...after touring some of the above spots!


  1. Thanks for sharing Jay. This is very interesting and I look forward to more.

    1. Thanks. :)

      I had initially intended this to be all kinds of educational, and whatnot, but then once I got on the tour all I could mostly hear was bus engines and roaring motorcycles and whatnot. As expected. It's okay, though. I'll pick up the stuff on my own, then!

  2. Jay, thank you for this terrific piece!

    I am adding "JayinPhiladelphia" to our blogroll.

    1. Thanks. I still need to come up with a name for it, too. Hmmm, perhaps just "Blog?"

  3. By the way, this, "Romanian Kabab stuffed pita sandwich."

    Romanian Kabab stuffed pita sandwich?


    I don't know what that is, exactly, but it sounds friggin' delicious!

    Also, am I to understand that you are part Irish and part Jewish? Is that correct? The Irish and the Jews both represented major immigration into the United States in 19th century because of the potato famine and Jewish persecution in eastern Europe.

    Neither were considered white when they first started showing up and both overcame very serious discrimination.

    Y'know, this one might be worth a look-see:

    Hungering for America: Italian, Irish, and Jewish Foodways in the Age of Migration.

    "Hungering for America tells the stories of three distinctive groups and their unique culinary dramas. Italian immigrants transformed the food of their upper classes and of sacred days into a generic "Italian" food that inspired community pride and cohesion. Irish immigrants, in contrast, loath to mimic the foodways of the Protestant British elite, diminished food as a marker of ethnicity. And, East European Jews, who venerated food as the vital center around which family and religious practice gathered, found that dietary restrictions jarred with America's boundless choices.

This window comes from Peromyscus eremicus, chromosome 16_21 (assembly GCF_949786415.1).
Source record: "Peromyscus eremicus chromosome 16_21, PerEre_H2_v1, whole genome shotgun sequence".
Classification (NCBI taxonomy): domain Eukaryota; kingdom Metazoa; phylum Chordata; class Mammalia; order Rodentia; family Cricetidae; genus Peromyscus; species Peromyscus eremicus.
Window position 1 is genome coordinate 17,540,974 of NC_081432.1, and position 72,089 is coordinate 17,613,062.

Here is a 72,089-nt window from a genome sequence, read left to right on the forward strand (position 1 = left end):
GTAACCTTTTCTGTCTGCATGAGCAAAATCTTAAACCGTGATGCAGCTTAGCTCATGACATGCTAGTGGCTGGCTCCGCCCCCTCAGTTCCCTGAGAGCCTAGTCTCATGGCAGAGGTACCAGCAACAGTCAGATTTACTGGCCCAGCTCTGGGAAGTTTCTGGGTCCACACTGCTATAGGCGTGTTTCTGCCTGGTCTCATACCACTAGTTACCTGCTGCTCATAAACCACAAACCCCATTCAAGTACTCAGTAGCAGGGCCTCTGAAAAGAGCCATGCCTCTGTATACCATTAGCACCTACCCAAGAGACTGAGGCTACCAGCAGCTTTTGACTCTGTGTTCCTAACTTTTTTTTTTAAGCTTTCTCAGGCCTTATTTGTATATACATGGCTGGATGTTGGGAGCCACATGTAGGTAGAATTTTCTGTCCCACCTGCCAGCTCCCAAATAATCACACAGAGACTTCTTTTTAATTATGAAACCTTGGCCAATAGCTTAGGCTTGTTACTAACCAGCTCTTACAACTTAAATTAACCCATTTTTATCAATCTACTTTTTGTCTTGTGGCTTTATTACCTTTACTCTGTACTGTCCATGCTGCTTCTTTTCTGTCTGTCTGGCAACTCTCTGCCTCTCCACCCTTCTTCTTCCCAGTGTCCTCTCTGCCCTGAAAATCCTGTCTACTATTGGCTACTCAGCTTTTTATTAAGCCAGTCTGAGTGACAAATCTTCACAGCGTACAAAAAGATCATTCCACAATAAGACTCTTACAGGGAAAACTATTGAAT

These tales, of immigrants in their old worlds and in the new, demonstrate the role of hunger in driving migration and the significance of food in cementing ethnic identity and community."

    1. Yeah, it was great! Ground beef with parsley and tons of garlic, it's apparently a popular item in Israel. I've had the similar-seeming kofta / kefta numerous times... not sure if there's a difference, or what exactly it is. It's probably in the spices. I need to do some research.

      That book sounds great, and is just the kind of thing I'm really into. Back in Portland, I was half-obsessed (heh) with learning everything I could about the Jewish, Irish and Italian immigrant neighborhood just to the south of downtown, Old South Portland, which was bulldozed wholesale for a tragic 'urban renewal,' so-called, project in the 1960s. Seemed to be one of the great lost neighborhoods / communities of history, there wasn't / isn't even much about it on the internet.

  4. So interesting. I know Philadelphia a little, not only because I spent a year at Swarthmore College (best not to advertise the date) but because relatives used to live there.

    Off topic, because I don't know quite where to post it: Mike and others will be interested in Barry Rubin's latest update on Facebook:
    "I passed the catscan test. no more damage. i have been released from the hospital, am at home, and am very grateful to you all."

    1. Daphne,

      thank you so much for the Dr. Rubin update.

      We need him healthy and writing for many years to come.

    2. We sure do! He's prolific, and so often brings a fresh perspective to bear on issues.

    3. Thanks for stopping by, and thanks for the news!